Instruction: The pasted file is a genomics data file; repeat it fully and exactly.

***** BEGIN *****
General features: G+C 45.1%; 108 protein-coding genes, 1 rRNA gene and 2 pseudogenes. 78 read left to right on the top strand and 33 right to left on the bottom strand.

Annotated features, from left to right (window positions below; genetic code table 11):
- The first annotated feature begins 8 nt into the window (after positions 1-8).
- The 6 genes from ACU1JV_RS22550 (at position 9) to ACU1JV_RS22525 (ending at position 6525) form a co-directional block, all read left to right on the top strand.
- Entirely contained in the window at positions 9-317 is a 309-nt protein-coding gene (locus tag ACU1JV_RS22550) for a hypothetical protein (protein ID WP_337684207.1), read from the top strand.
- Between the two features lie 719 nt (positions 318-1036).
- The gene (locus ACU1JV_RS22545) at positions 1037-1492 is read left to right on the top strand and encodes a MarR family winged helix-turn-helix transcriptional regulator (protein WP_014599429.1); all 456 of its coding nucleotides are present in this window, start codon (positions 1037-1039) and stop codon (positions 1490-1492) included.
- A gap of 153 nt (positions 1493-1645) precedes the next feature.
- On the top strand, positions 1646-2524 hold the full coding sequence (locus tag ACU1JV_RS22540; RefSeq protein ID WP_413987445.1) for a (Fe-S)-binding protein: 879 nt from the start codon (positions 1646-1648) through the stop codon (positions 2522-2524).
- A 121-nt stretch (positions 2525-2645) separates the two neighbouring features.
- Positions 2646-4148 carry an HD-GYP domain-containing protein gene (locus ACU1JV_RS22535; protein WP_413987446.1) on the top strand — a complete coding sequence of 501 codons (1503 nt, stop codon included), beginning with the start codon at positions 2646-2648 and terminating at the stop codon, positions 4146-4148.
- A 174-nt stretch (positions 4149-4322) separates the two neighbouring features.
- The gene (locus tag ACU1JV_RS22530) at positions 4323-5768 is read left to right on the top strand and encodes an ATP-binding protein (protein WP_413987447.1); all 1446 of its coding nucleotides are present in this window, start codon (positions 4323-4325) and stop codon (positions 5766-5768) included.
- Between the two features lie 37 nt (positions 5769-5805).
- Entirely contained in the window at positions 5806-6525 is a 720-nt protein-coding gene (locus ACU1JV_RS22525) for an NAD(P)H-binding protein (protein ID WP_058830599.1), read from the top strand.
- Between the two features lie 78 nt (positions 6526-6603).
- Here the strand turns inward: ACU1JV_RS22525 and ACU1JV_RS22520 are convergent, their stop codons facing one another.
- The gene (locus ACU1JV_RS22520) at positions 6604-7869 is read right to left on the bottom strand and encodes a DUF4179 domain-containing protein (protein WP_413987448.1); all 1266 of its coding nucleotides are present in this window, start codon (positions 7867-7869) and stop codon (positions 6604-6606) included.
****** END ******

General features: G+C 45.1%; 108 protein-coding genes, 1 rRNA gene and 2 pseudogenes. 78 read left to right on the top strand and 33 right to left on the bottom strand.

Annotated features, from left to right (window positions below; genetic code table 11):
- The first annotated feature begins 8 nt into the window (after positions 1-8).
- The 6 genes from ACU1JV_RS22550 (at position 9) to ACU1JV_RS22525 (ending at position 6525) form a co-directional block, all read left to right on the top strand.
- Entirely contained in the window at positions 9-317 is a 309-nt protein-coding gene (locus tag ACU1JV_RS22550) for a hypothetical protein (protein ID WP_337684207.1), read from the top strand.
- Between the two features lie 719 nt (positions 318-1036).
- The gene (locus ACU1JV_RS22545) at positions 1037-1492 is read left to right on the top strand and encodes a MarR family winged helix-turn-helix transcriptional regulator (protein WP_014599429.1); all 456 of its coding nucleotides are present in this window, start codon (positions 1037-1039) and stop codon (positions 1490-1492) included.
- A gap of 153 nt (positions 1493-1645) precedes the next feature.
- On the top strand, positions 1646-2524 hold the full coding sequence (locus tag ACU1JV_RS22540; RefSeq protein ID WP_413987445.1) for a (Fe-S)-binding protein: 879 nt from the start codon (positions 1646-1648) through the stop codon (positions 2522-2524).
- A 121-nt stretch (positions 2525-2645) separates the two neighbouring features.
- Positions 2646-4148 carry an HD-GYP domain-containing protein gene (locus ACU1JV_RS22535; protein WP_413987446.1) on the top strand — a complete coding sequence of 501 codons (1503 nt, stop codon included), beginning with the start codon at positions 2646-2648 and terminating at the stop codon, positions 4146-4148.
- A 174-nt stretch (positions 4149-4322) separates the two neighbouring features.
- The gene (locus tag ACU1JV_RS22530) at positions 4323-5768 is read left to right on the top strand and encodes an ATP-binding protein (protein WP_413987447.1); all 1446 of its coding nucleotides are present in this window, start codon (positions 4323-4325) and stop codon (positions 5766-5768) included.
- Between the two features lie 37 nt (positions 5769-5805).
- Entirely contained in the window at positions 5806-6525 is a 720-nt protein-coding gene (locus ACU1JV_RS22525) for an NAD(P)H-binding protein (protein ID WP_058830599.1), read from the top strand.
- Between the two features lie 78 nt (positions 6526-6603).
- Here the strand turns inward: ACU1JV_RS22525 and ACU1JV_RS22520 are convergent, their stop codons facing one another.
- The gene (locus ACU1JV_RS22520) at positions 6604-7869 is read right to left on the bottom strand and encodes a DUF4179 domain-containing protein (protein WP_413987448.1); all 1266 of its coding nucleotides are present in this window, start codon (positions 7867-7869) and stop codon (positions 6604-6606) included.